I suppose the proposed route might work for Redland - Aztec West journeys when the Brentry link is developed. At present you only have the choice of the A38 or the A4018, either end of Filton runway, neither of which are very pleasant to cycle along.

One of my concerns is that Cycling City infrastructure is rarely convenient and direct for the purposeful traveller. Convoluted routes which require frequent ceding of priority to conflicting movements limit the effective range of the cyclist as average speed declines.

The Editor said...

From my place the A38 is the straightforward option - and is shorted as the crow flies. But it is on-road, full of traffic and very dusty/gritty alongside BAe.

I avoid the A4018 - Parrys Lane; Combe Lane; Blaise, or if being more adventurous, Holly Bush Lane; Ebenezer Lane, along by The Trym and into Blaise. So it's from Balise to Aztec that things could be improved.

Bigwok said...

It appears that the short timescale of Cycling City is effecting the choice of routes. Your proposal is the clear desire line with potential for better links to the bus interchange at the Mall, as well as other retail parks on the West side. It seems that implementation and targets are the driving factor, even if this means convoluted routes based on existing paths in the vane hope that they will double cycling or can claim X miles of cycle paths. Shame really!

Chris Hutt said...

Bigwok, you're absolutely right that the short time scale (just two more years now?) severely limits what infrastructure can be implemented within that time and so benefit from extra money.

However the government (Cycling England) money has to be matched by local money so presumably the locally sourced half of the expenditure will be able to continue beyond 2011. This could be in the order of £5 million p.a. so sufficient to fund a fair amount of new or improved infrastructure in the longer term.

The 'Constructive Suggestions' that I've put forward are based on routes that could be implemented quite quickly, at least in part. For example the first stage (up to Pegasus Road) of my red link at Cribbs requires only minimal works and no land acquisition. It would still be useful pending the completion of the second stage.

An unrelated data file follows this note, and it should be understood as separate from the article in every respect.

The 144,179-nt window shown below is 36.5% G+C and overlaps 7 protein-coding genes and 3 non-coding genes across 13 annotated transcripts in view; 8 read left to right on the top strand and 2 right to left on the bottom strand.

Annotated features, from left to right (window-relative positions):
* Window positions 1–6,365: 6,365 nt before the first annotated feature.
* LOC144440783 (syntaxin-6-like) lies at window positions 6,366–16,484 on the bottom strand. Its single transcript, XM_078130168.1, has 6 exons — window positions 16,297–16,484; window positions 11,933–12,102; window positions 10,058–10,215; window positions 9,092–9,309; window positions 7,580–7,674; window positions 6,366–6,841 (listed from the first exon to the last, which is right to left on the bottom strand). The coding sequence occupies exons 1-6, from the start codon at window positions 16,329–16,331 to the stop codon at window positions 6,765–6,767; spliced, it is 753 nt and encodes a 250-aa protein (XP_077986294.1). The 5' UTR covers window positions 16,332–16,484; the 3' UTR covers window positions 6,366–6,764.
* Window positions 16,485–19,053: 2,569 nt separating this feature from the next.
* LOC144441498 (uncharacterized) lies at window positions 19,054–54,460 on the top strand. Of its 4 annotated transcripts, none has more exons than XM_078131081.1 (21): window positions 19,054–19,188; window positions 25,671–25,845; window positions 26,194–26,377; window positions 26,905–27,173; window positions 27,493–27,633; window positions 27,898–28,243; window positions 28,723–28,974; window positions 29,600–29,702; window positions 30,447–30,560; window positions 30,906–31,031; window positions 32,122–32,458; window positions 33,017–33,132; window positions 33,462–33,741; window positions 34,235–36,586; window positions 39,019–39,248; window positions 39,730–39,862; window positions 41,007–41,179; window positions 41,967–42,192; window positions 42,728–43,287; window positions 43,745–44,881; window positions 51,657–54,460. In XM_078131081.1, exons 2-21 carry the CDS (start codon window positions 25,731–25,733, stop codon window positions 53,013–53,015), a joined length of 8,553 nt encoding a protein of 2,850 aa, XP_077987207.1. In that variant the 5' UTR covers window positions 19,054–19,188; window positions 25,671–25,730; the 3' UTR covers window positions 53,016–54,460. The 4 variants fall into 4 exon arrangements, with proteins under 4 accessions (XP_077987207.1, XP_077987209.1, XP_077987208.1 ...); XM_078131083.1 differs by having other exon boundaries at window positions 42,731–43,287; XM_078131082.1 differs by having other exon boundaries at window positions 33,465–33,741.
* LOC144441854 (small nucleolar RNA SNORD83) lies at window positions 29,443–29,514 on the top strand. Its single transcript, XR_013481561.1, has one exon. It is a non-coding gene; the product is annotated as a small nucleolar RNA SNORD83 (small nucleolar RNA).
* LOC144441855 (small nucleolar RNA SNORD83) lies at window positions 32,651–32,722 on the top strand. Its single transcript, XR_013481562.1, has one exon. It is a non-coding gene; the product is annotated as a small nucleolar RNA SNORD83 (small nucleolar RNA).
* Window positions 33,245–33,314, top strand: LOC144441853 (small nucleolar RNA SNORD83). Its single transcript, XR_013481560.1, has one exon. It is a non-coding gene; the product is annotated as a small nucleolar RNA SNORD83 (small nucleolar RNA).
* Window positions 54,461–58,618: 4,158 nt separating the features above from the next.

I think it's vital that the Cycling City leadership recognise that the project must continue well beyond 2011 to develop significant change. The target to double cycling looked 'ambitious' a year ago but with virtually nothing implemented almost a year later it's beginning to look ridiculous.

Bigwok said...

I agree, the target is symptomatic of all that is wrong with the current political system and how it is portrayed by the media. The target makes a nice headline when they have actually done nothing.

I know its considered something tangiable to strive for, but Local Government already has an objective to increase cycle use. This is just not sensational enough though!

We rarely see the (Bristol City Actually Doubles Cycling) sort of headlines because the target is rarely achieved, so whats the point of setting an arbitary target other than spin?

I get they are striving for something, but the timescale and funding committments are so short. It undermines the objective by seeking results, even if they imvolve poor decisions.

The problem goes hand in hand with our political system, Election every 3out of 4 years = no stability. Central Goverment now provides funding certaintly for 3 years to local government, why don't we have elections every three years? Ideally Local elections should happen every 4/5 years and funding committments should match that timescale.

Then we can really see who achieves the most with available resources and who is wasteful with public money. Your constructive suggestions are all clearly worth further investigation by the Cycling City Team.

I share your optomism that funding will continue after the Cycling England funding finishes. This is probabaly as important as getting the infrastructure right in the first place and definitely something that people should lobby for now. However, I do have doubts about this, given the bid culture for public funding.